Microsoft Small Business Accounting 2006 begins at $150 after rebates or is available packaged with the Small Business Management edition of Office for an after-rebate price of $570. QuickBooks is available in several forms from about $200 to $300, and it expects to launch its 2006 version in the coming months. Peachtree offers several levels of its 2006 product line from basic to premium priced between $99 and $999.

While the availability of programs to assist entrepreneurs in running a business cheaply and seemingly easily is appealing, relying on the software with little or no knowledge of the accounting process can lead to trouble down the road, some say.

"Software Companies somehow convinced small business owners accounting software is easy to use," said Young. "Unless they have knowledge of accounting or a professional to refer to they have to be careful."

The low price tag of accounting software has its gains and pitfalls, said Winter. It provides small businesses with a powerful bookkeeping tool, but some may rely on it too heavily without making an investment in training or professional oversight.

And the software may not be for everybody. Winter said she works with clients with revenue between $3,000 and $10 million, all who utilize accounting software effectively. But for businesses with special needs, such as inventory management or medical billing, the popular accounting software programs may not fit.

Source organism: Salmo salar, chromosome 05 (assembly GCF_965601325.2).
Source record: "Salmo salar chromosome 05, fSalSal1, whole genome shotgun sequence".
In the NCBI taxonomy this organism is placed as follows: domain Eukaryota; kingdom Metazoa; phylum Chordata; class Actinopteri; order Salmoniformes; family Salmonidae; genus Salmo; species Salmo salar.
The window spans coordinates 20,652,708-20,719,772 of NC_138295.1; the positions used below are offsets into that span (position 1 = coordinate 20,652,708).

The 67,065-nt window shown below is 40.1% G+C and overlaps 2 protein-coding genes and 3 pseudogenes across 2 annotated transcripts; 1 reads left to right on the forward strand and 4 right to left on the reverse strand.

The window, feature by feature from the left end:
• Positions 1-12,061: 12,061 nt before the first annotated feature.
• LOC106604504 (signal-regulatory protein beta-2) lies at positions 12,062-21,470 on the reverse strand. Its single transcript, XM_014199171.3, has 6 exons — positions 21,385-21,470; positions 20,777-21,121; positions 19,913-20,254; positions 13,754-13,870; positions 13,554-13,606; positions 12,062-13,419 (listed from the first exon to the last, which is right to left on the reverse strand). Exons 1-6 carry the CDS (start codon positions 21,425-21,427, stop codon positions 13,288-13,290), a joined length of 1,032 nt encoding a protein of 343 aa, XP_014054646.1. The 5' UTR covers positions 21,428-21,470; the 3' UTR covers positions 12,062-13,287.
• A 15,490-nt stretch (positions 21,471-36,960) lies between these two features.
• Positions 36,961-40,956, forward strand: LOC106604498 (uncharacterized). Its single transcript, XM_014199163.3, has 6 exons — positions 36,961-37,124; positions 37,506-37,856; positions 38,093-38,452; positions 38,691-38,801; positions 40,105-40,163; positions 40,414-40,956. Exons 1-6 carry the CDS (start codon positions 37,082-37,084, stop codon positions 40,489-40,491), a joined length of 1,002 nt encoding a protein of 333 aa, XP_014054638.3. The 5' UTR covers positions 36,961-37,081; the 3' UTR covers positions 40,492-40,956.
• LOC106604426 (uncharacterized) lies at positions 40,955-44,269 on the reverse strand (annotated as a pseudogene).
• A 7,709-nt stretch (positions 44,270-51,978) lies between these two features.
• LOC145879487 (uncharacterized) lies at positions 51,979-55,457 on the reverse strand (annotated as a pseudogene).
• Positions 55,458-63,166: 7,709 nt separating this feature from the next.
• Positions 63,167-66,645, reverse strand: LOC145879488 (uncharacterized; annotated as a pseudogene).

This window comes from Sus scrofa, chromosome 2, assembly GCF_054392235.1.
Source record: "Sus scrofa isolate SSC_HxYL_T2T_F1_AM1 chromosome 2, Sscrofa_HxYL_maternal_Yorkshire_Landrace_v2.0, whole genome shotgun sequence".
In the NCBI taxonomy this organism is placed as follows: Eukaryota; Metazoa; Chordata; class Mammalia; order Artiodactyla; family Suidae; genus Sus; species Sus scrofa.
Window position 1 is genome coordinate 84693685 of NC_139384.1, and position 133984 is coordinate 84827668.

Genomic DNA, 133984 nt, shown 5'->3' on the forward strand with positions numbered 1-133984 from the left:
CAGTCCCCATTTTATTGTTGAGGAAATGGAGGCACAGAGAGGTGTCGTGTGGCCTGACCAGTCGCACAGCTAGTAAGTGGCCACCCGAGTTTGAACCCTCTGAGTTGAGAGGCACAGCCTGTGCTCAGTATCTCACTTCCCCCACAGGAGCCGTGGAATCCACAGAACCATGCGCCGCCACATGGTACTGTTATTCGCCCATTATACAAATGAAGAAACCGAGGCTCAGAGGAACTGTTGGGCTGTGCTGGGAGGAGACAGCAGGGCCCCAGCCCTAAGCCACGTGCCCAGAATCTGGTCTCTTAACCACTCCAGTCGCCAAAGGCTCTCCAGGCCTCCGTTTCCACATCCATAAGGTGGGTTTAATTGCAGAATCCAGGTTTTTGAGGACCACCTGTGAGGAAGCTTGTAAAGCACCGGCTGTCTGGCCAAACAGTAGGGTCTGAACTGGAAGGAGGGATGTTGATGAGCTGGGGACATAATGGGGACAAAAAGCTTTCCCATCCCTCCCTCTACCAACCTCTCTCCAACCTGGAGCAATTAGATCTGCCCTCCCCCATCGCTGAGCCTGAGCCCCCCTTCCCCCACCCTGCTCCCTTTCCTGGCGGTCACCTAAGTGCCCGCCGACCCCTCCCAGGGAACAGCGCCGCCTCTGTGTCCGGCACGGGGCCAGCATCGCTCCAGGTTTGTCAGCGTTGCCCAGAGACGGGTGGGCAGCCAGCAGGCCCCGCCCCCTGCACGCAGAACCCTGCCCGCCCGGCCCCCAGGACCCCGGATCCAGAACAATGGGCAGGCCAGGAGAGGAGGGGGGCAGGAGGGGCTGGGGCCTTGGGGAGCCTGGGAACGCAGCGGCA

So while programs such as QuickBooks made it more feasible for people to open a small business, there are a lot of uninformed business owners out there, said Winter.

"Just because you can input information does not make you a professional or mean you are doing it correctly," she said. "You are only going to get out of it what you put into it."

Young and Winter said they have had to redo companies’ books from scratch after an attempt to use accounting software without proper understanding.

While QuickBook’s intense focus on the market may give it an edge over Microsoft’s widespread product line, Microsoft is already teaming with software vendors to package its product with add-ons and working with PC manufacturers such as Dell to equip their computers with business-ready software. However, many accountants already specialize in providing training and consulting for QuickBooks- and Peachtree-based accounting systems.

Microsoft has failed at unseating QuickBooks before, but seems poised to make its fiercest run yet. But while a buy-out could have worked – save the feds – competition itself may not be enough to dislodge Intuit’s firm foundation in the industry.

Sidebar:

SEC extends Sarbanes deadline for small companies